Thursday, January 02, 2014

Poverty Perspectives


I was ironing – yes, it really happens – I iron things.  The TV channel was locked into back to back episodes featuring each and every Dr Who incarnation in the right order.  I joined in somewhere towards the end of their journey.  Christopher Eccleston was throwing a shower of tiny twinkling nano-bots at a crowd in wartime England with gasmasks and yelling “Everyone lives!”

“Everybody lives!”

That might have been Dr Who’s declaration but had he watched the adverts he might have had a different perspective.  Charities were drumming up support, promising to help a catalogue of people dealing with very distressing situations. My one pound given each month could provide a child with a blanket in a refugee camp.  My two pounds could give a child a vaccination against a disease we have long conquered in the UK.  I could help an autistic child say he loves his mother. 

One appeal explained that one girl walked two hours each morning to collect water from a spring.  I had thought that water from a spring would be clean water at least, but it didn’t look clean, and there were cattle standing in the water.  The container she was filling was huge – a big yellow plastic container.  She didn’t balance it on her head and gracefully walk off into the afternoon sun.  She carried it on her back, at an awkward angle.  Bent over like a hunchback she began the two hour walk home.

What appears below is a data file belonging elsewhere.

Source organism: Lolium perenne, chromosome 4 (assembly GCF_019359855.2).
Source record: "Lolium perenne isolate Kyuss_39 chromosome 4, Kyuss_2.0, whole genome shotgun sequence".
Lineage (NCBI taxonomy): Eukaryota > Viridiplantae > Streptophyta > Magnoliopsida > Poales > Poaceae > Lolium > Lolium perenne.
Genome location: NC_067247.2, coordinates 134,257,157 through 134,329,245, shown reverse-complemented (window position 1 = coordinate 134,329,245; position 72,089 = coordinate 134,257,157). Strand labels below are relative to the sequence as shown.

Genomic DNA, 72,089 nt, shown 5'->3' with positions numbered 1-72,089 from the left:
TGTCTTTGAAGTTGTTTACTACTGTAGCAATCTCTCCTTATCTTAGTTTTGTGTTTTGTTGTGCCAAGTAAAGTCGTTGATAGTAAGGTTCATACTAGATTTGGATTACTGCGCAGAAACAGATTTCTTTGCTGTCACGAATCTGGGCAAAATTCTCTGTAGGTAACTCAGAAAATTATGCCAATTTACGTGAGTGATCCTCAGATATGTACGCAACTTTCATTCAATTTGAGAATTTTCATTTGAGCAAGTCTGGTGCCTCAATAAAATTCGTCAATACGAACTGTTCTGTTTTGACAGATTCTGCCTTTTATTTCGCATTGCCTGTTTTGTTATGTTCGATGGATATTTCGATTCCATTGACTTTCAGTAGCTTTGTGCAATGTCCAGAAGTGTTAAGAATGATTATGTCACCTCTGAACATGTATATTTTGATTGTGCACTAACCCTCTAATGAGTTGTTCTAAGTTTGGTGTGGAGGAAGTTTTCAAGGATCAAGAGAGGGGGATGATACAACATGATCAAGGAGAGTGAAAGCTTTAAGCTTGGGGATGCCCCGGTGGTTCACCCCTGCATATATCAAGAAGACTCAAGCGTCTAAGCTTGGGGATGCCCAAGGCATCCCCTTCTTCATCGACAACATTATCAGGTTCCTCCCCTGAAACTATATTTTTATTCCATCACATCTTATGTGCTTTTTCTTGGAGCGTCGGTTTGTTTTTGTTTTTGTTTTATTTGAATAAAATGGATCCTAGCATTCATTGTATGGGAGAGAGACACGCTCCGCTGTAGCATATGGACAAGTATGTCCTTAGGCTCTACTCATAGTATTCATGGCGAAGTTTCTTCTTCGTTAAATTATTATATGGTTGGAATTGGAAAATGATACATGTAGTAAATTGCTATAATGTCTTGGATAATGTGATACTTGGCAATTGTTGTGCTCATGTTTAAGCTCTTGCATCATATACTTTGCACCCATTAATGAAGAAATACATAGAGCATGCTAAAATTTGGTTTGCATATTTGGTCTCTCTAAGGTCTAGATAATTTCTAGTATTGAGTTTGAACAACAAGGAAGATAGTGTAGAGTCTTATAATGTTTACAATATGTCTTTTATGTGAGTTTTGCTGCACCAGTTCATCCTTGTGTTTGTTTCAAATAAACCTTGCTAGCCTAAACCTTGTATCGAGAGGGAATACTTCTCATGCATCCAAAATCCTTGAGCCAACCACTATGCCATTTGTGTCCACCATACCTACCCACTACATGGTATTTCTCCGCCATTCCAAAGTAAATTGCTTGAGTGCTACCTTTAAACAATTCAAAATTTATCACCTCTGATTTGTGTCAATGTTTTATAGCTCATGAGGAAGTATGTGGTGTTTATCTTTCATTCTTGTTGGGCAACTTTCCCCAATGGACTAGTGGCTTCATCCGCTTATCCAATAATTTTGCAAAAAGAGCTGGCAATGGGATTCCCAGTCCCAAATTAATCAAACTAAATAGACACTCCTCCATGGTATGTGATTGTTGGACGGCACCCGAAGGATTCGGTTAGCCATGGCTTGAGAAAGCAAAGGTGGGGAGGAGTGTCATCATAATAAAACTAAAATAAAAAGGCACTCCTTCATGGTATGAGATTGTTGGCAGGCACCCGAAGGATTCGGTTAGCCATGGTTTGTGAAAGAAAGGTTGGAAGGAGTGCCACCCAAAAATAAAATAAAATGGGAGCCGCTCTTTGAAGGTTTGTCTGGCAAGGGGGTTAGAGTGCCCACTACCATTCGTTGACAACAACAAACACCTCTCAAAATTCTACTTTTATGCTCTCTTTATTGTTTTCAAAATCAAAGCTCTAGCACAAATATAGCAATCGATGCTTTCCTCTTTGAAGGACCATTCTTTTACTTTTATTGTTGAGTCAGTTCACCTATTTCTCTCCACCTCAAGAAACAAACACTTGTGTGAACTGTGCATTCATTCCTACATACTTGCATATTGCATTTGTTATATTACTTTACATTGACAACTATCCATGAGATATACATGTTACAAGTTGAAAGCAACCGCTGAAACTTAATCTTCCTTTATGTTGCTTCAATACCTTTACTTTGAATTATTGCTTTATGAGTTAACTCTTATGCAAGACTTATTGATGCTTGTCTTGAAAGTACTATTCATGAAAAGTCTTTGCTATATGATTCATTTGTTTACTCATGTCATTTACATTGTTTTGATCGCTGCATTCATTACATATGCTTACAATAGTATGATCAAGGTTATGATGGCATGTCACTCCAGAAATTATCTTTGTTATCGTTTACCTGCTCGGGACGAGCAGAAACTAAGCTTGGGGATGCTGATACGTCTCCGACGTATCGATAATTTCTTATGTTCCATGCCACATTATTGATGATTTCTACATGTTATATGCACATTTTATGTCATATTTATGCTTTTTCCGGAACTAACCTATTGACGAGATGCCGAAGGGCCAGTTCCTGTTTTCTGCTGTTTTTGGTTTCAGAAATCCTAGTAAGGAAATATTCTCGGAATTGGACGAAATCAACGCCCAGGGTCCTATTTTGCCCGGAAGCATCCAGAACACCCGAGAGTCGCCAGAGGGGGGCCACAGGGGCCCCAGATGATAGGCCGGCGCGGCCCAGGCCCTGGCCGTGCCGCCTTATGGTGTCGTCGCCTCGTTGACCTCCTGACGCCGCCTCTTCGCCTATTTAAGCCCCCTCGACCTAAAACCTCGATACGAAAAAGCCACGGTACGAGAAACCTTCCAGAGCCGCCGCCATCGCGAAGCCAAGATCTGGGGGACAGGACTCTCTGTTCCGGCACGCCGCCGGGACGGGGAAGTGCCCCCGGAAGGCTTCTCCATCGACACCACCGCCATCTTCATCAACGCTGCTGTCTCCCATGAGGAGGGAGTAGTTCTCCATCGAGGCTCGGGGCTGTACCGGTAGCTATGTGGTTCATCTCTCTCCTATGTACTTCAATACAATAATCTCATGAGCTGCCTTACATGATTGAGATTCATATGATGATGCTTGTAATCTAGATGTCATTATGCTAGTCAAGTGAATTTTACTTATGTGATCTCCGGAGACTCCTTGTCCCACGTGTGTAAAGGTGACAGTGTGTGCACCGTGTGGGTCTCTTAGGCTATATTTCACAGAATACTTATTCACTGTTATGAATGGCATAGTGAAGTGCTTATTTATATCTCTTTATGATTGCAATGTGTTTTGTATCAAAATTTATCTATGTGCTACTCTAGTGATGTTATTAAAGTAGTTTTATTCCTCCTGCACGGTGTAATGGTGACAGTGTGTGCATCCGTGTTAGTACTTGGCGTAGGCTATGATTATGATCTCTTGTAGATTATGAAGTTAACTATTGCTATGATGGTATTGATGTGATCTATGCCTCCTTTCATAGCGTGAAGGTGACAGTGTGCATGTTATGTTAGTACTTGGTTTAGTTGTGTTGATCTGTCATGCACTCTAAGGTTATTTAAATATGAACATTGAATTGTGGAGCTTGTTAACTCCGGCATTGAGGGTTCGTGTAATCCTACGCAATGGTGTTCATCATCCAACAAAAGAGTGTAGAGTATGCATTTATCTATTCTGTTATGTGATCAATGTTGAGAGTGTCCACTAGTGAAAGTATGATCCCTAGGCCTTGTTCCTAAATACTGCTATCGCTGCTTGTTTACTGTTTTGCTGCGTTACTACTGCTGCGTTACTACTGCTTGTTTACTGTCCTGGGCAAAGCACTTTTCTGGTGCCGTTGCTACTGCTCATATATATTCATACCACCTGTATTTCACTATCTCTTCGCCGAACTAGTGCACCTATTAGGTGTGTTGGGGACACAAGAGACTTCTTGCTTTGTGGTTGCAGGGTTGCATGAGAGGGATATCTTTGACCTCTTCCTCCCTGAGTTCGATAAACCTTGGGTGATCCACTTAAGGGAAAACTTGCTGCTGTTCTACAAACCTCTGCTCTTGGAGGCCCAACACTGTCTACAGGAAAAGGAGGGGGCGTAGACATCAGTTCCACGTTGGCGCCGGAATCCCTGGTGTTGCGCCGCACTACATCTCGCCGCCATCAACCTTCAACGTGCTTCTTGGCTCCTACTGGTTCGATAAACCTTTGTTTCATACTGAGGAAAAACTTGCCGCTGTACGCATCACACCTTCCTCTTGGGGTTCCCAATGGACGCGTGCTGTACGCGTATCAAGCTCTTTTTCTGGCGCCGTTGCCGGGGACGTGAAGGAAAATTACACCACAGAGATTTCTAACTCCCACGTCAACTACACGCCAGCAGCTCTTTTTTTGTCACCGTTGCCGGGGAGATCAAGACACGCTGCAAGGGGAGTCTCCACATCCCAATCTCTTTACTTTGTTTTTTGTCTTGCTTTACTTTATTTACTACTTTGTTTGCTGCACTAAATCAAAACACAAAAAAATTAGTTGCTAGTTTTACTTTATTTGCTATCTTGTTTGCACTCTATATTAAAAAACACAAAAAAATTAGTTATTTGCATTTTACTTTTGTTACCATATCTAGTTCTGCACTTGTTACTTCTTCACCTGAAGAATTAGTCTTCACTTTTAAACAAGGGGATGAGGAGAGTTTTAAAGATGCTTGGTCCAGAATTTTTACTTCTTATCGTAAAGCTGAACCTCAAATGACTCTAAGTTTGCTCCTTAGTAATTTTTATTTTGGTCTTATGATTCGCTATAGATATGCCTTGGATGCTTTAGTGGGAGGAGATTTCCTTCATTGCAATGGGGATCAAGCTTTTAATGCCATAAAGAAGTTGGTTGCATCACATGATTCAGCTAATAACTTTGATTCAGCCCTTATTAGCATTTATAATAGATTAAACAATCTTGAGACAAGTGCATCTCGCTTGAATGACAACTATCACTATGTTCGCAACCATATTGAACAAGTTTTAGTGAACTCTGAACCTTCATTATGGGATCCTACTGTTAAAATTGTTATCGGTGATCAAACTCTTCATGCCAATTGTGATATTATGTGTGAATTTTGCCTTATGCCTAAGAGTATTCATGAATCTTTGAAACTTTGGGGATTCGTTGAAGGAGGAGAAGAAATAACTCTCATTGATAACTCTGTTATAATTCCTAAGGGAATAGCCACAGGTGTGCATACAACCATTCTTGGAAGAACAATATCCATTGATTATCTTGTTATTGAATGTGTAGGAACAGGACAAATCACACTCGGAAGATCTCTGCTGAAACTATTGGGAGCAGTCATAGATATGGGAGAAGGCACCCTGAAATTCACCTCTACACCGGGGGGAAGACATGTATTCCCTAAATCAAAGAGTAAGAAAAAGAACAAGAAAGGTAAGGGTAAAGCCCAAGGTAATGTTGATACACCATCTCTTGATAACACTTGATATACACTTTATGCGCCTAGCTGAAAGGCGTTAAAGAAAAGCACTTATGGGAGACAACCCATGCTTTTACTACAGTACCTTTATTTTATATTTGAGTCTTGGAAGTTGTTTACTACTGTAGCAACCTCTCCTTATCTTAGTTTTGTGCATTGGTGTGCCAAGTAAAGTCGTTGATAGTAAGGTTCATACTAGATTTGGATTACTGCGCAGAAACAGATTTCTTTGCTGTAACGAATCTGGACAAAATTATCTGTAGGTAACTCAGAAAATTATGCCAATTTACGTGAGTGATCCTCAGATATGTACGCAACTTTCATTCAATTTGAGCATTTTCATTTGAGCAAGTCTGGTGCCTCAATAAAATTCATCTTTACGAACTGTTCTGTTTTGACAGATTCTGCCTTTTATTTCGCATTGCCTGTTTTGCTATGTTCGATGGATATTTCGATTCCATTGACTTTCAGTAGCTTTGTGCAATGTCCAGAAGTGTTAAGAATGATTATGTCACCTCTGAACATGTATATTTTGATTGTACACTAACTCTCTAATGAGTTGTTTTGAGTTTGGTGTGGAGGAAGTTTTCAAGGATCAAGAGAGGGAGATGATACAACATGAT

This morning I read an article in the paper. 

“More than 300,000 of Britain's poorest people live at least 1km from a free-to-use cash machine, raising questions about whether the most disadvantaged can obtain cash without paying a fee, the government's adviser on poverty has said.”

It would seem there are 269 low-income areas lacking a free machine within a 1km radius.  Most of the cash machines in the prosperous places in a city are free-to-use.  The poor, as ever, are being exploited.

“These "cash machine deserts" mean people face a fee ranging from 75p to £10 to retrieve their money via an ATM, consumer groups say.”

I thought about the young girl walking the two miles there, and two miles back, to get clean water.  It seemed so absurd that someone was complaining that someone else has to walk half a mile to get to a cash machine that didn’t charge you.  I suppose that to someone disabled or elderly walking half a mile it might seem like a two hour journey. 

I sometimes think we have lost our perspective on a lot of things.  We have a picture of poverty in our country that pales into insignificance when placed alongside poverty in other places. 

Christopher Eccleston’s shower of tiny twinkling nano-bots re-wrote damaged DNA.  There are no nano-bot showers to re-write our damaged thinking. 

It’s about time we thought clearly and honestly about things and stopped looking at them through skewed and selfish lenses.

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